“Ha, ha, ha!” the now-cynically sophisticated class had retorted in chorus.
From there we had flown to Seattle in the Pacific Northwest. We recalled the visit to Oregon and the flight to San Francisco, where we glimpsed an orange sunset shimmering in the Bay.
But tonight, we agreed, enough of the business of business. There was more urgent business at hand: selecting the aperitif, the entrée, and the wine. Tonight we would celebrate – not only because we were exhausted, but also because we were enchanted – for in the morning, we were to fly to the City of Angels and celebrate life with the “cast” of Disneyland.
We had read about Disney’s unique corporate culture and were eager to see it first-hand – but only after the enchanting joy rides, of course.
As we retreated from the last morsels of Chilean sea bass and looked forward to apple pie à la mode, the memories came flooding back in torrents, and the conversation drifted to that long, hot summer in America when we were awestruck students again.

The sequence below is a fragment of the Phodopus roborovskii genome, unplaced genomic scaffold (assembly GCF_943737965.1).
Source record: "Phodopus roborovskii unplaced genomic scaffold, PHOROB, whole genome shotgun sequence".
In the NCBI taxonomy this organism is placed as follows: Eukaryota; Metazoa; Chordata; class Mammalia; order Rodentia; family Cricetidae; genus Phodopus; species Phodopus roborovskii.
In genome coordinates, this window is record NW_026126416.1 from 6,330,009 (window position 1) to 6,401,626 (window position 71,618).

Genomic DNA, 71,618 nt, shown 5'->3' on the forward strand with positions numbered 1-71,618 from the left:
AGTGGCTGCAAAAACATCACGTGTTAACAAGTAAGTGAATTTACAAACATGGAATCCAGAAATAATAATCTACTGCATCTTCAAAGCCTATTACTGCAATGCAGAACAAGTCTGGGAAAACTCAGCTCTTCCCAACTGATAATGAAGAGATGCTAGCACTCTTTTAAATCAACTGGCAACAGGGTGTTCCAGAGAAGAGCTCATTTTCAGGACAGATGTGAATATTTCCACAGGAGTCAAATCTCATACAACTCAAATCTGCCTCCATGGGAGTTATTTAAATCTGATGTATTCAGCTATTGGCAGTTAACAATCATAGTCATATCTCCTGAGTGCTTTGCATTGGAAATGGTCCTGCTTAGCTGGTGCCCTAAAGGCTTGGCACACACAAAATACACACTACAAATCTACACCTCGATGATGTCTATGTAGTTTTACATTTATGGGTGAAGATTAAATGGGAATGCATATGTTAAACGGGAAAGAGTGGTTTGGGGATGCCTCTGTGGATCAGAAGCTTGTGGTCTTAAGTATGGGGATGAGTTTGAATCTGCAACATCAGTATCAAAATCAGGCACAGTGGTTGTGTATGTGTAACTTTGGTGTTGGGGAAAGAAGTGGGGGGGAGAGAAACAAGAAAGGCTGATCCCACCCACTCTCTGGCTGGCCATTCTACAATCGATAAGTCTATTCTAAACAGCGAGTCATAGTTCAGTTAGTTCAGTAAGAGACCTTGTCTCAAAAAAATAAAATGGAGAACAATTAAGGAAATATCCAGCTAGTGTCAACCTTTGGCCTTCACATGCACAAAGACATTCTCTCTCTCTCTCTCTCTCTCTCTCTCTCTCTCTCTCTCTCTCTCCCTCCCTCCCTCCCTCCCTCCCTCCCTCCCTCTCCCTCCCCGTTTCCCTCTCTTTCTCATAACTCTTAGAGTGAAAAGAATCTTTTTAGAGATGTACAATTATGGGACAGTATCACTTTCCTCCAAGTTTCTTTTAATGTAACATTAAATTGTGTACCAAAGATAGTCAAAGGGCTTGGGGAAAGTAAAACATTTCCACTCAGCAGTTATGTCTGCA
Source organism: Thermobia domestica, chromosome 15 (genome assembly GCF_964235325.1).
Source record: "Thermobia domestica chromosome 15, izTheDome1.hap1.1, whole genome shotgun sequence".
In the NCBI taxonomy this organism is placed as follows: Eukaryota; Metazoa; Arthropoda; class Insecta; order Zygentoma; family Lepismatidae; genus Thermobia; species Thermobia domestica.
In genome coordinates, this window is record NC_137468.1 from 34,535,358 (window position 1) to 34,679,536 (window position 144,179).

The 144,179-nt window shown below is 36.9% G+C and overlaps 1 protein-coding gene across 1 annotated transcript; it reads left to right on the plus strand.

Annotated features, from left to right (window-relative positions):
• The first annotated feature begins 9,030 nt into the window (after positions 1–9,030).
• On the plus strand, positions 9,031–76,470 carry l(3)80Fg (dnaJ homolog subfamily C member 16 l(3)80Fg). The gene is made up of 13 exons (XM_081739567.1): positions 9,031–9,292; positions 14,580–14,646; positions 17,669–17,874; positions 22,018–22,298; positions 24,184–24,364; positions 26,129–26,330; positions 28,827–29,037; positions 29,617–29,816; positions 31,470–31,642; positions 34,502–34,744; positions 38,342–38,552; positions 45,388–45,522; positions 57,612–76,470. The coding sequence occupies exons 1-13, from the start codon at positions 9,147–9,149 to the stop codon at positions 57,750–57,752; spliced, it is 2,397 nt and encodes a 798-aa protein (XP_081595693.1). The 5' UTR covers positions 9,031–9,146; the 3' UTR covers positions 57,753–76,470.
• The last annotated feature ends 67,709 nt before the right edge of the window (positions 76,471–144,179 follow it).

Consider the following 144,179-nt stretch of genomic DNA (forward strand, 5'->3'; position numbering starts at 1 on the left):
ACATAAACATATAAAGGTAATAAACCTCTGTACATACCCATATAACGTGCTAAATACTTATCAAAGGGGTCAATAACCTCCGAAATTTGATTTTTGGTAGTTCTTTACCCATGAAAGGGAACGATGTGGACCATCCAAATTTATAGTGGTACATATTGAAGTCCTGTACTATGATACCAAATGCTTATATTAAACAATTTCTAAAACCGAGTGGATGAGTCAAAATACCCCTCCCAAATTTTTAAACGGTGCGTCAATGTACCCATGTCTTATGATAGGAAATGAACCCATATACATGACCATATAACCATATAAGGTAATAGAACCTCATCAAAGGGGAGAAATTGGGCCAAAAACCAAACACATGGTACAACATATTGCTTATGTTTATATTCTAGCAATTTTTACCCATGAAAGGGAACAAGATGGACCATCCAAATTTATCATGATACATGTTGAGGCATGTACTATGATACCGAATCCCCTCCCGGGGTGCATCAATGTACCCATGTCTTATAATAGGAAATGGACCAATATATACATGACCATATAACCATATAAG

Levi’s is a classic tale of a company that grew out of serving a real consumer need – or more accurately, one customer’s need. Its founder, Levi Strauss, actually went to California during the Gold Rush in the 1850s to be a grocer supplying the needs of miners and settlers.
Upon arriving in California, one miner told him he needed to find a pair of pants that could stand up to the rigors of gold prospecting. Overwhelmed by this Aha! Moment, Strauss tore up his brown tent canvass and had a tailor sew the first pair of jeans ever made.
The following story is woven from threads of a case study and from tall tales told by gold miners and urban cowboys:
The first jeans were made of brown canvass, but when he ran out of tents, Levi made them from a French cotton called “serge de Nîmes,” which the miners barbarized to “denims.”
Demand grew, and Strauss soon opened a store in San Francisco to serve the unique needs of gold miners with huge pockets. San Francisco had become a boom town with substantial purchasing power. Strauss later added brass rivets after miners complained their gold nuggets destroyed the pockets.